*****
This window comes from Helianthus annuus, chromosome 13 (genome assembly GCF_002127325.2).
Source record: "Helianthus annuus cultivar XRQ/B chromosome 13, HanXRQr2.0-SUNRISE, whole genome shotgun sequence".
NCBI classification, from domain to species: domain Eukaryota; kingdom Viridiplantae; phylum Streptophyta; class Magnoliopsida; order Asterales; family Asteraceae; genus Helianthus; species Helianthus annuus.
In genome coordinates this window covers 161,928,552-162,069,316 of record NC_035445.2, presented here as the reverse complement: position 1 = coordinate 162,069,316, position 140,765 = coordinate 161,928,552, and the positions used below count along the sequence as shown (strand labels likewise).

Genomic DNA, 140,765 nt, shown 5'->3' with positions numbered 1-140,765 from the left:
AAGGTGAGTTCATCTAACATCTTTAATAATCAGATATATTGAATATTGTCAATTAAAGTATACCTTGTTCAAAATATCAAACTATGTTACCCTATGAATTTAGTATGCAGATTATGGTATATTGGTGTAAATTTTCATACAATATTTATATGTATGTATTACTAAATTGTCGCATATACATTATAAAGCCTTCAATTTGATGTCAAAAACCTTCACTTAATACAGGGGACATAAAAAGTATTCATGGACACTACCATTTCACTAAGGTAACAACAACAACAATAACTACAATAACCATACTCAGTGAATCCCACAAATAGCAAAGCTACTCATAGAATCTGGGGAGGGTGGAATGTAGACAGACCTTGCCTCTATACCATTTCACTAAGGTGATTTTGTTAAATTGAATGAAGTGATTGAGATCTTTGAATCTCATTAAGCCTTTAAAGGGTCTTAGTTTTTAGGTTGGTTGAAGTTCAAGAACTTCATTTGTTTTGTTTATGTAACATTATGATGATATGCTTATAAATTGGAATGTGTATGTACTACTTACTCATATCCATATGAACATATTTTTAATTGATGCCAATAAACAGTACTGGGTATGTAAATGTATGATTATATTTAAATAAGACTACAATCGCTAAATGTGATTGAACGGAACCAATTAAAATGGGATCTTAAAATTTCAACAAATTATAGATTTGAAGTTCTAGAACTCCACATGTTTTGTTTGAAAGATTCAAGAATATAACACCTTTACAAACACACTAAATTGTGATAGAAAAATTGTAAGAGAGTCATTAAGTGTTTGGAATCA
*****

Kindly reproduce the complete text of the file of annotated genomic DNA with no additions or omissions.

This window comes from Helianthus annuus, chromosome 13 (genome assembly GCF_002127325.2).
Source record: "Helianthus annuus cultivar XRQ/B chromosome 13, HanXRQr2.0-SUNRISE, whole genome shotgun sequence".
NCBI classification, from domain to species: domain Eukaryota; kingdom Viridiplantae; phylum Streptophyta; class Magnoliopsida; order Asterales; family Asteraceae; genus Helianthus; species Helianthus annuus.
In genome coordinates this window covers 161,928,552-162,069,316 of record NC_035445.2, presented here as the reverse complement: position 1 = coordinate 162,069,316, position 140,765 = coordinate 161,928,552, and the positions used below count along the sequence as shown (strand labels likewise).

Genomic DNA, 140,765 nt, shown 5'->3' with positions numbered 1-140,765 from the left:
AAGGTGAGTTCATCTAACATCTTTAATAATCAGATATATTGAATATTGTCAATTAAAGTATACCTTGTTCAAAATATCAAACTATGTTACCCTATGAATTTAGTATGCAGATTATGGTATATTGGTGTAAATTTTCATACAATATTTATATGTATGTATTACTAAATTGTCGCATATACATTATAAAGCCTTCAATTTGATGTCAAAAACCTTCACTTAATACAGGGGACATAAAAAGTATTCATGGACACTACCATTTCACTAAGGTAACAACAACAACAATAACTACAATAACCATACTCAGTGAATCCCACAAATAGCAAAGCTACTCATAGAATCTGGGGAGGGTGGAATGTAGACAGACCTTGCCTCTATACCATTTCACTAAGGTGATTTTGTTAAATTGAATGAAGTGATTGAGATCTTTGAATCTCATTAAGCCTTTAAAGGGTCTTAGTTTTTAGGTTGGTTGAAGTTCAAGAACTTCATTTGTTTTGTTTATGTAACATTATGATGATATGCTTATAAATTGGAATGTGTATGTACTACTTACTCATATCCATATGAACATATTTTTAATTGATGCCAATAAACAGTACTGGGTATGTAAATGTATGATTATATTTAAATAAGACTACAATCGCTAAATGTGATTGAACGGAACCAATTAAAATGGGATCTTAAAATTTCAACAAATTATAGATTTGAAGTTCTAGAACTCCACATGTTTTGTTTGAAAGATTCAAGAATATAACACCTTTACAAACACACTAAATTGTGATAGAAAAATTGTAAGAGAGTCATTAAGTGTTTGGAATCA